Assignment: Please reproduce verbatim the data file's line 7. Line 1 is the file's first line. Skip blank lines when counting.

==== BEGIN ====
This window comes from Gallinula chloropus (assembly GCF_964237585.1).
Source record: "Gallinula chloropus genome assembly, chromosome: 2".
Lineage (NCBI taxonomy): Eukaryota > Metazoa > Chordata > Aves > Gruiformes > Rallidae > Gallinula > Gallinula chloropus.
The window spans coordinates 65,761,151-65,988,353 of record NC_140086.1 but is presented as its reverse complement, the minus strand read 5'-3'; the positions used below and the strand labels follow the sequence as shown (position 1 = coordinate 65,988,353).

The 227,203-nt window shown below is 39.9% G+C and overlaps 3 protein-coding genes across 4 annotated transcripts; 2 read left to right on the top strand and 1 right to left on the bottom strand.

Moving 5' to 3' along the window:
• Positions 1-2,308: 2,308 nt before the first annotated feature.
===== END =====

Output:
• Positions 1-2,308: 2,308 nt before the first annotated feature.